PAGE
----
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Resources for Faculty & Staff: Copyright Information

Gateway Libraries

Copyright Policy / Information


The library policy is for library patrons and library employees to abide by all provisions of the Copyright Law.  In reference specifically to electronic reserve services, our policy is derived from the "fair use" provisions of United States Copyright Act of 1976. Section 107 of the Copyright Act and the TEACH Act Sections 110 and 112 amendment of Copyright Law. 

It is the policy of Gateway Technical College to comply with the copyright laws of the United States of America, and foster a respect for the copyright of others among administrators and instructional and support staff and students. 

Fair Use

Consideration of "fair use" is generally governed by the four factors in section 107 of the Copyright Act, the text of which is as follows:

Notwithstanding the provisions of sections 106 and 106A, the fair use of a copyrighted work, including such use by reproduction in copies or phonorecords or by any other means specified in that section, for purposes such as criticism, comment, news reporting, teaching (including multiple copies for classroom use), scholarship or research, is not an infringement of copyright.

In determining whether the use made of a work in any particular case is a fair use the factors to be considered shall include--

  1. The purpose and character of the use, including whether such use is of a commercial nature or is for nonprofit educational purposes;
  2. The nature of the copyrighted work;
  3. The amount and substantiality of the portion used in relation to the copyrighted work as a whole; and
  4. The effect of the use upon the potential market for or value of the copyrighted work.

The fact that a work is unpublished shall not itself bar a finding of fair use if such finding is made upon consideration of all the above factors (17 USCA 107, current through P.L. 106-580, approved 12/29/00)


The TEACH Act, 17 USC Section 110 (2) sets forth the conditions under which educational institutions may use copyright protected materials in distance learning without permission from the copyright owner and without paying royalties.  It extends the same fair use and many of the class session exceptions afforded instructors who teach in person to those instructors who teach their course online.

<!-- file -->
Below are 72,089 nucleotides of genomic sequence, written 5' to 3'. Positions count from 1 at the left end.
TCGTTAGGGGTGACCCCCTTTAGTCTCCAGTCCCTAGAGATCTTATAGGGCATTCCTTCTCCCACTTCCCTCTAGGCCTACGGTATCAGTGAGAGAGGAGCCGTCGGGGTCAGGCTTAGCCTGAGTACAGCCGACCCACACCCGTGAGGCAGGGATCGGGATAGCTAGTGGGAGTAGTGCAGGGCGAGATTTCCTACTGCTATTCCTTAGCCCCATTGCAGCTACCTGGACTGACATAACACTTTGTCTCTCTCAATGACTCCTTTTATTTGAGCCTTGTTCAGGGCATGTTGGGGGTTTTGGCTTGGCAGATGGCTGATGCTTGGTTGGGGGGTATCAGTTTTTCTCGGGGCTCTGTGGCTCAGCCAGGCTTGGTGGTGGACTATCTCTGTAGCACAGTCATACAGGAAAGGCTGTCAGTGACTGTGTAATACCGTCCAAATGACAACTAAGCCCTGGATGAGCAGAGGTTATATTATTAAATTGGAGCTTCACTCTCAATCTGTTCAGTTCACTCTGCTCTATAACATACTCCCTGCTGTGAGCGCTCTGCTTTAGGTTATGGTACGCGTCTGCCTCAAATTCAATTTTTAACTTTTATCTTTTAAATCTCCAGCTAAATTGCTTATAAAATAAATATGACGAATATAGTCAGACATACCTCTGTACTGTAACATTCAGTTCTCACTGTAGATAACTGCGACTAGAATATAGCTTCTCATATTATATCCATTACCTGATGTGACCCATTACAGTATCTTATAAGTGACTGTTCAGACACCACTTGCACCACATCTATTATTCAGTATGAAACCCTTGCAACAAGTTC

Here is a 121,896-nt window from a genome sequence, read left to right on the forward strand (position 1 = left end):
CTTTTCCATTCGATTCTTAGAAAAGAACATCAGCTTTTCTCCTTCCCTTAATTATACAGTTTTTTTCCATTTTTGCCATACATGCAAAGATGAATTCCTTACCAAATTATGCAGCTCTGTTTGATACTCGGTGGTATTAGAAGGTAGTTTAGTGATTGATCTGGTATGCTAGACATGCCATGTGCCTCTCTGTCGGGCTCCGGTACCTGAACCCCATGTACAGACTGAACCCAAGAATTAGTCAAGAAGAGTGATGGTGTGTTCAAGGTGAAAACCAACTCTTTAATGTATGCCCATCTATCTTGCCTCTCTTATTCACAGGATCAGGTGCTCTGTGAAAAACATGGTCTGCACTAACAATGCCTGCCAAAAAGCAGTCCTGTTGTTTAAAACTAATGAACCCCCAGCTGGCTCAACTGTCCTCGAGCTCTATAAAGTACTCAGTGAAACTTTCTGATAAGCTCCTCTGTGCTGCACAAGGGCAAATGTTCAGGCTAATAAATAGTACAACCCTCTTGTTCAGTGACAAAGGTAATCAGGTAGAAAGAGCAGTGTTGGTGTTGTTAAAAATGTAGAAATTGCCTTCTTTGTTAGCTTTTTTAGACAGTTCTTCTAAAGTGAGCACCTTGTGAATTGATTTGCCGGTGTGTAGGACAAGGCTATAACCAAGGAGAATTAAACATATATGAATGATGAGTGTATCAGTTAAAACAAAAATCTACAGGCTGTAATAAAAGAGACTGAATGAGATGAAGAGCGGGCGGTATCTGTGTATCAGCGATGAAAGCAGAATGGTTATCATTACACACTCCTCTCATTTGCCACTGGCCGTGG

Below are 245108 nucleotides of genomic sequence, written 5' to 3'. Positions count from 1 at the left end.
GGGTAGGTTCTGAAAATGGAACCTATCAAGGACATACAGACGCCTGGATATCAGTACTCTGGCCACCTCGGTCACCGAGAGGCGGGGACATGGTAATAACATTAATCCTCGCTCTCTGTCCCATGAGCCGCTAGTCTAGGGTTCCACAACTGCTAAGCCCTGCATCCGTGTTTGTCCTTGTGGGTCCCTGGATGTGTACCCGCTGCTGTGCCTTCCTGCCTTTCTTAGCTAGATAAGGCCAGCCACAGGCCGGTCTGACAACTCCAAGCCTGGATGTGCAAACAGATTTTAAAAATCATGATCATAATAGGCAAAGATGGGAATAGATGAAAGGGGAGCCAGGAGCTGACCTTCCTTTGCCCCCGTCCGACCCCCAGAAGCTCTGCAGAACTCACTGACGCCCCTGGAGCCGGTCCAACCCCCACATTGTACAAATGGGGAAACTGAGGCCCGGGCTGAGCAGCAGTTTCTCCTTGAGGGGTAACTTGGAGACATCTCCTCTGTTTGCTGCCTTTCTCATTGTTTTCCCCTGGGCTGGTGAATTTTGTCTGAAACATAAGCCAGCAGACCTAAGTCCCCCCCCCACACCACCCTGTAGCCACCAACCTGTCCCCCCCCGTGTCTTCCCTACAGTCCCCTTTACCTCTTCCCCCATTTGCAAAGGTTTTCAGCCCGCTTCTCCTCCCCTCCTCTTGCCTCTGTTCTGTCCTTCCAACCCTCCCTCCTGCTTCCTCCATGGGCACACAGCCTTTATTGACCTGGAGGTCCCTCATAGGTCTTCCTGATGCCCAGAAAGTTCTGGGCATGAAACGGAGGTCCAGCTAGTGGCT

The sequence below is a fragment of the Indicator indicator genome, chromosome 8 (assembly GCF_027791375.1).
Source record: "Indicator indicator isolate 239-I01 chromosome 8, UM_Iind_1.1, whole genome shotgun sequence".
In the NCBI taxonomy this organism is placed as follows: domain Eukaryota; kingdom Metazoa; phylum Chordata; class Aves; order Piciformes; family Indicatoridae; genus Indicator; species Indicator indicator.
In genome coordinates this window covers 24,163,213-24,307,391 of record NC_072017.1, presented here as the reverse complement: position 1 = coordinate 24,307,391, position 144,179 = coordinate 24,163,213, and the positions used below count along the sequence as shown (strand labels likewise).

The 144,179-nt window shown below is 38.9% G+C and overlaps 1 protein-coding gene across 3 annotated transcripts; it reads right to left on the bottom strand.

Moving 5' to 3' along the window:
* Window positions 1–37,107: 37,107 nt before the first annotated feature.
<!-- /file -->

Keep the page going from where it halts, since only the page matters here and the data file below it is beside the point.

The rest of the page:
However, instructors who use copyrighted materials on Blackboard or other distance education means, must reasonably:

  • limit access to copyrighted works to students currently enrolled in the class;
  • limit access to the time needed to complete the class session or course work;
  • prevent further copying or redistribution of copyrighted works;
  • not interfere with copy protection mechanisms;
  • use only "reasonable and limited portions" of the copyrighted work;
  • purchase existing digital copy if it exists;
  • limit use of the copyrighted work to "an amount comparable to that which is typically displayed in the course of a live classroom session".

3 ways for works to be ineligible for exemption under the TEACH Act:

1.  Failing to meet the statutory definition of Mediated Instructional Activities, which has 3 requirements to meet:

    - "an integral part of the class experience"
    - "controlled by or under the actual supervision of the instructor"
    - "analogous to the type of performance or display that would take place in a live classroom setting"

2.  Meeting the definition of Mediated Instructional Activity, but the work is "produced or marketed primarily for":

    - this includes mainly materials such as textbooks, course packets, and other materials that students would purchase outside of the class.
    - this also includes materials specifically designed for the online educational environment (digital tutorials or other multimedia designed for online environment).

3.  Failure to be "lawfully made"

    -this is the "anti-circumvention" part of the law, meant to keep instructors from hacking a DVD or other anti-tampering technology placed on a product.